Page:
Sunday, April 15, 2012

Buffett rule is new 'trickle-down' theory

While it is true that taxing millionaires at a higher rate will have a minuscule effect on our federal deficit, critics of the so-called Warren "Buffett Rule" miss the most important element of the rule.

It is this: Once the 99 percenters see that the 1 percenters are paying their fair share, commensurate with their wealth, then the rest of us become less resistant to paying our fair share.

It's called leadership.

If you want everyone to pay taxes for the greater good then those with the most should pay more than those who have far less.

And most Americans believe this to be true.

One of the great travesties of the "Reagan Doctrine" is that it promoted the idea that the collective good is someone else's problem, not mine.

We've had more than 30 years of this paradigm, which promotes the fallacy that we can have it all and not have to pay for it.

The "Buffett Rule" is a way to smash that fallacy and to force the filthy rich to invest, through higher taxes, in the country that protected them, through military might and legal means, while they achieved those riches.

American corporations and the uber-rich, such as Mitt Romney, have an estimated 1 trillion in off-shore accounts because they don't want to pay more taxes to their country, for whom young men and women die everyday to protect these elites.

Even former Fed Chairman Alan Greenspan said that the Bush tax cuts, which he supported, should expire.

"I am in favor, for the first time in my memory, of raising taxes," Greenspan told an audience last week at the Council on Foreign Relations in New York.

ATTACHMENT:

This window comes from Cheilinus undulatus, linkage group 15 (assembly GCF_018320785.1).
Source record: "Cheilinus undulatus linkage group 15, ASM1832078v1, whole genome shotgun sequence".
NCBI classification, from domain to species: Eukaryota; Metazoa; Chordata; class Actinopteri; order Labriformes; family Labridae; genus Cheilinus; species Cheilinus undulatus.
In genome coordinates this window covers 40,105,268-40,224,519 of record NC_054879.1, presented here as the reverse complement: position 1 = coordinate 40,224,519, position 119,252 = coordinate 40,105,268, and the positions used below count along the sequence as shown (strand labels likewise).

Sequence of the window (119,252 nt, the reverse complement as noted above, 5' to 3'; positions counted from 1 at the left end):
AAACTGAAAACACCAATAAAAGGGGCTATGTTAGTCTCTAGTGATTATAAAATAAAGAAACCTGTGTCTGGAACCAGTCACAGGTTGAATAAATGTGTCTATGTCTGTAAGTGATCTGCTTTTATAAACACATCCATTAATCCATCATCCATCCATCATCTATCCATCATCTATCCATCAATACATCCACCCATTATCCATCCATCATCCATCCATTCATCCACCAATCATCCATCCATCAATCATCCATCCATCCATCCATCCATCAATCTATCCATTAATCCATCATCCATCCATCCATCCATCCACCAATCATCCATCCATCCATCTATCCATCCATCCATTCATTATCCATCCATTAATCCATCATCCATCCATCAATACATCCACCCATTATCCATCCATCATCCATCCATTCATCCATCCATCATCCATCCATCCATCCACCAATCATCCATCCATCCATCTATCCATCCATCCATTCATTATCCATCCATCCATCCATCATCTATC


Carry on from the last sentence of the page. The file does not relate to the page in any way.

Communities are coming apart across the country because shared interests are not supported by shared sacrifice.

The poor and the middle class are asked to subsidize the rich when it should be the other way around.

Consequently, the income gap is so wide that not even Donald Trump's hairpiece can cover it.

No one said that being rich meant you were somehow an automatic leader.

But being wealthy demands that 1 percent show more leadership by investing in the country that made those riches possible. That attitude will "trickle down" far more than their charity ever would.

The 1 percent need to step up to the plate and drive home, by example, the idea that we're all in this together.

One nation. Rich and poor.


  1. A friend of mine who married into massive "trust-funder" oil wealth shared with me that they paid less than $500 in Federal income taxes this year. Embarrassed, the friend went on to say that they paid substantially more than that to the Chicago Law and Tax Specialty firm that prepared their tax returns using extraction tax credit loopholes. I asked if the Buffet Rule would be a problem. The answer was no, "we've got plenty of money".

  2. "One of the great travesties of the "Reagan Doctrine" is that it promoted the idea that the collective good is someone else's problem, not mine."

    In fact, according to Ayn Rand / libertarian dogma, there is NO SUCH THING as "the collective good" at all -- only individual good, which each individual pursues with total selfishness and blind disregard for the good of anyone else.

    BTW I love your blog.